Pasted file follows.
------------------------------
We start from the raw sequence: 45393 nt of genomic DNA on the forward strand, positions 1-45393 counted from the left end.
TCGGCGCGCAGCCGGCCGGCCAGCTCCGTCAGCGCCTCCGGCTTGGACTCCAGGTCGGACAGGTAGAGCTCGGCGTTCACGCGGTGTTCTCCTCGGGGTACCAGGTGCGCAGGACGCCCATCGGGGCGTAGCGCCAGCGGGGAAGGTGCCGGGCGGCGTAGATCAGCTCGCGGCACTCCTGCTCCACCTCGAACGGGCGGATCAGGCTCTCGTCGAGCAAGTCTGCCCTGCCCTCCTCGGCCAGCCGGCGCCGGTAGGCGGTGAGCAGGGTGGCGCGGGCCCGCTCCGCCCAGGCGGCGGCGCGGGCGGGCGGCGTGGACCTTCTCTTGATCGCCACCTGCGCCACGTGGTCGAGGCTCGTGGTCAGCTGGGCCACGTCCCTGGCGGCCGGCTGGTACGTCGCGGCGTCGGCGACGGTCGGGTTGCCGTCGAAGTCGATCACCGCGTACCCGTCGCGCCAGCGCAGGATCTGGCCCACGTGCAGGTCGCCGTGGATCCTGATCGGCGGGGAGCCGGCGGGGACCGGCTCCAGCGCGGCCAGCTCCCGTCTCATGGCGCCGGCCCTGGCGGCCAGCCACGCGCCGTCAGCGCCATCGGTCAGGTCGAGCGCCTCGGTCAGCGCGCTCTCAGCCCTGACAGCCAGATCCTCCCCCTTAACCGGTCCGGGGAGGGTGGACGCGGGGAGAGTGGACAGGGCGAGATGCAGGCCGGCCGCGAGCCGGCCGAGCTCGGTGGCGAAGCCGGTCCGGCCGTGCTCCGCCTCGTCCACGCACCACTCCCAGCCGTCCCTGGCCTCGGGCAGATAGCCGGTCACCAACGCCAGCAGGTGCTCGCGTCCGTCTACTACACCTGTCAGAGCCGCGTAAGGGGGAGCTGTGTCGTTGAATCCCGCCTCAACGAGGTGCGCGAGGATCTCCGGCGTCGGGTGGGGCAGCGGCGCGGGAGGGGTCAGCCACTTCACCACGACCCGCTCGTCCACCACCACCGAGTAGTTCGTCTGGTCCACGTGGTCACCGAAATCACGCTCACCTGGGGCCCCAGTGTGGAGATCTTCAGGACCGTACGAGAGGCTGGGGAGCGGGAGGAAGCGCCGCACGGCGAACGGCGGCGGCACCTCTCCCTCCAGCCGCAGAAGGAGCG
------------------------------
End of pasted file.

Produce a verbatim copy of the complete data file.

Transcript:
We start from the raw sequence: 45393 nt of genomic DNA on the forward strand, positions 1-45393 counted from the left end.
TCGGCGCGCAGCCGGCCGGCCAGCTCCGTCAGCGCCTCCGGCTTGGACTCCAGGTCGGACAGGTAGAGCTCGGCGTTCACGCGGTGTTCTCCTCGGGGTACCAGGTGCGCAGGACGCCCATCGGGGCGTAGCGCCAGCGGGGAAGGTGCCGGGCGGCGTAGATCAGCTCGCGGCACTCCTGCTCCACCTCGAACGGGCGGATCAGGCTCTCGTCGAGCAAGTCTGCCCTGCCCTCCTCGGCCAGCCGGCGCCGGTAGGCGGTGAGCAGGGTGGCGCGGGCCCGCTCCGCCCAGGCGGCGGCGCGGGCGGGCGGCGTGGACCTTCTCTTGATCGCCACCTGCGCCACGTGGTCGAGGCTCGTGGTCAGCTGGGCCACGTCCCTGGCGGCCGGCTGGTACGTCGCGGCGTCGGCGACGGTCGGGTTGCCGTCGAAGTCGATCACCGCGTACCCGTCGCGCCAGCGCAGGATCTGGCCCACGTGCAGGTCGCCGTGGATCCTGATCGGCGGGGAGCCGGCGGGGACCGGCTCCAGCGCGGCCAGCTCCCGTCTCATGGCGCCGGCCCTGGCGGCCAGCCACGCGCCGTCAGCGCCATCGGTCAGGTCGAGCGCCTCGGTCAGCGCGCTCTCAGCCCTGACAGCCAGATCCTCCCCCTTAACCGGTCCGGGGAGGGTGGACGCGGGGAGAGTGGACAGGGCGAGATGCAGGCCGGCCGCGAGCCGGCCGAGCTCGGTGGCGAAGCCGGTCCGGCCGTGCTCCGCCTCGTCCACGCACCACTCCCAGCCGTCCCTGGCCTCGGGCAGATAGCCGGTCACCAACGCCAGCAGGTGCTCGCGTCCGTCTACTACACCTGTCAGAGCCGCGTAAGGGGGAGCTGTGTCGTTGAATCCCGCCTCAACGAGGTGCGCGAGGATCTCCGGCGTCGGGTGGGGCAGCGGCGCGGGAGGGGTCAGCCACTTCACCACGACCCGCTCGTCCACCACCACCGAGTAGTTCGTCTGGTCCACGTGGTCACCGAAATCACGCTCACCTGGGGCCCCAGTGTGGAGATCTTCAGGACCGTACGAGAGGCTGGGGAGCGGGAGGAAGCGCCGCACGGCGAACGGCGGCGGCACCTCTCCCTCCAGCCGCAGAAGGAGCG